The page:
I’ve gone well and truly off-program for the last few days of the Japanese Film Festival. Although I still have one more short animated film to write about, today’s post is a quick journey into the world of the yakuza film, a genre whose popularity exploded in 1963.
Suzuki Seijun was a contract film director for Nikkatsu who worked on whatever script he was assigned, turning out films at a rapid pace – reaching a total of 40 movies (mostly supporting features) made for the studio between 1956 and 1967. As long as a director could deliver the required work on time and meet the demands of a small budget, the studio didn’t particularly care how they went about it – which left a space for directors like Suzuki to allow their imagination free reign to experiment with the form and style of the finished pictures.
Suzuki’s first film of 1963 was the evocatively titled Detective Bureau 2-3: Go to Hell Bastards! [Tantei Jimusho 23: Kutabare Akutōdomo], an action comedy about a private detective who infiltrates a new yakuza group. It’s a lot of fun, but I get the sense it’s looked down on to an extent for not being distinct enough from others of its type. It was adapted from a novel by Oyabu Haruhiko, as was Suzuki’s follow-up Youth of the Beast [Yajū no seishun] – but it’s this latter film which is generally agreed to be the point at which his personal style really began to flourish and to dominate the source material.
Leaving aside the inevitable twists along the way, the story concept itself is fairly straightforward. Mizuno Joji (Shishido Jō) is a disgraced police officer fresh out of jail who served time for embezzlement and assault (charges which were trumped up but had some basis in fact). Learning of the death of his mentor in what appears to be a murder-suicide pact involving a call girl, Mizuno is suspicious of the official verdict. He sets out to establish himself as a troublemaker in order to get closer to the underworld and discover who was responsible. In the process of his investigation he joins one gang and informs on them to another, playing the gangs off against each other much like in Kurosawa’s Yojimbo [Yōjinbō] (1961), whittling down their numbers while he looks for the truth.
Leading man Shishido Jō appeared in six of Suzuki’s films and is well-suited to the tough guy cop/detective/gangster type of character. Although his bizarre decision to undergo cheek augmentation surgery in 1957 lends his face a chipmunk-like appearance which could make it difficult to take him seriously, in this context it serves as the sort of distinctive physical oddity traditionally sported by comic book gangsters in both the east and west.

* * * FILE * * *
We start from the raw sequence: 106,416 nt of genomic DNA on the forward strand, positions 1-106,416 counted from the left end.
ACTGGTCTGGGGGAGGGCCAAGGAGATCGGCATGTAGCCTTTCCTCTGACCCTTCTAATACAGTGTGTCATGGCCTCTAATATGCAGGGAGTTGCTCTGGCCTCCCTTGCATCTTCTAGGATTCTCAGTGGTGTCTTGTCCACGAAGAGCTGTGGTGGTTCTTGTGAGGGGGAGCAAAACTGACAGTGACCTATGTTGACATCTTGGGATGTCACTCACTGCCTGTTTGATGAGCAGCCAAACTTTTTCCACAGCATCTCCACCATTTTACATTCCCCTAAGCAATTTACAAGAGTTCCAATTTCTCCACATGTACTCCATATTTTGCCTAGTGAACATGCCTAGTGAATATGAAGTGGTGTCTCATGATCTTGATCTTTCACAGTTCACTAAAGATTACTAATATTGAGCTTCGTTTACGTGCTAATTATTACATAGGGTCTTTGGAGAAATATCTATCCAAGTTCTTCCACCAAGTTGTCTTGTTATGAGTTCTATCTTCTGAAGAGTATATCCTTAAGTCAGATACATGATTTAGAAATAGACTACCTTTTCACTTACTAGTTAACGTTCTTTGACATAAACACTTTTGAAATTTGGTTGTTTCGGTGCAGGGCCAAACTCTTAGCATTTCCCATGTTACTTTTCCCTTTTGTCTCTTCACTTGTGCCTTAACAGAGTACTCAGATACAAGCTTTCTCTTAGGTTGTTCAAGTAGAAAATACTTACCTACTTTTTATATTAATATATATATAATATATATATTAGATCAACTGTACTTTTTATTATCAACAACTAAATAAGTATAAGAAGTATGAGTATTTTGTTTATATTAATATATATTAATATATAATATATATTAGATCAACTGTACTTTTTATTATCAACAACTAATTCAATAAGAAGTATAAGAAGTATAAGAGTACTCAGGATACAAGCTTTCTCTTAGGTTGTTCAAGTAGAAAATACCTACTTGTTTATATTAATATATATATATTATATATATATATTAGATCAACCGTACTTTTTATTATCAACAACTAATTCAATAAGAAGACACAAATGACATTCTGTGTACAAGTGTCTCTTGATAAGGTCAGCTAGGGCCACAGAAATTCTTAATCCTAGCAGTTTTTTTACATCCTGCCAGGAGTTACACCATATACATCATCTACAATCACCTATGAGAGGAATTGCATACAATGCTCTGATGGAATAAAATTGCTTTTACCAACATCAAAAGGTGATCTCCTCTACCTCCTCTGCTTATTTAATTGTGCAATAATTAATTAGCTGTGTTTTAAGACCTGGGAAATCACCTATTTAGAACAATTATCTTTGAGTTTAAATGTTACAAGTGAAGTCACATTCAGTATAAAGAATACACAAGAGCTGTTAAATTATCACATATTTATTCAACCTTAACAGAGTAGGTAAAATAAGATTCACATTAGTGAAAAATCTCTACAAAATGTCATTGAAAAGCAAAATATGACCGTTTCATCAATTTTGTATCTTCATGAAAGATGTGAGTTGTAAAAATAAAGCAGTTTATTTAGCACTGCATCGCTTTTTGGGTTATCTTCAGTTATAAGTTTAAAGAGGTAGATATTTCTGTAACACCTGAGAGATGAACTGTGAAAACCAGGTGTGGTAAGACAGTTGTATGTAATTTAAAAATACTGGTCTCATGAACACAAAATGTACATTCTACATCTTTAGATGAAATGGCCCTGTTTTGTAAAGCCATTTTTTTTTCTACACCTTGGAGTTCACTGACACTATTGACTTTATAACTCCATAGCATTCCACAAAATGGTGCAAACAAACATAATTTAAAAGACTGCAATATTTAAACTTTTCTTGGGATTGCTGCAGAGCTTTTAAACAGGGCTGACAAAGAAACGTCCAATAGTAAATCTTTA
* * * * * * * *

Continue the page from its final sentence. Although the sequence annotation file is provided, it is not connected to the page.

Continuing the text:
Suzuki adds all sorts of interesting touches to the film, from set design to use of colour to camera techniques. To make the gang hideouts more visually appealing and easier to tell apart, Suzuki has added busy backgrounds which stretch the full width of the screen. The first gang’s hideout is based in a nightclub panelled wall-to-wall with one-way mirrors, so while the gangsters discuss their plans in the bottom half of the screen, the nightclub activity continues in the top half as a dancer clad in a sparkly bikini and bright pink feathers performs her act. The cinema location of the rival gang’s hideout allows for a constant stream of black & white gangster films to accompany their scheming. Although filmed almost entirely in colour, Youth of the Beast is book-ended with two black & white sequences – one setting up the inciting incident, the other representing an inconclusive coda. Splashes of intense red are used throughout the movie to draw the eye away from the centre of screen, even intruding on the B&W sequences in the form of camellia flowers. And in one vividly realised sequence, a scene which begins on a grey carpet with ripples resembling a sand dune transitions through the rear wall into a mustard-yellow-saturated wilderness of unbridled nature.
If you’re watching primarily for the plot, I’d lean towards the earlier Detective Bureau 2-3: Go to Hell Bastards! – the comedy elements, while perhaps not always successful, make it more of a madcap romp. But if you want to see how cinematic choices can elevate a straightforward story to another level, Youth of the Beast is a good place to start.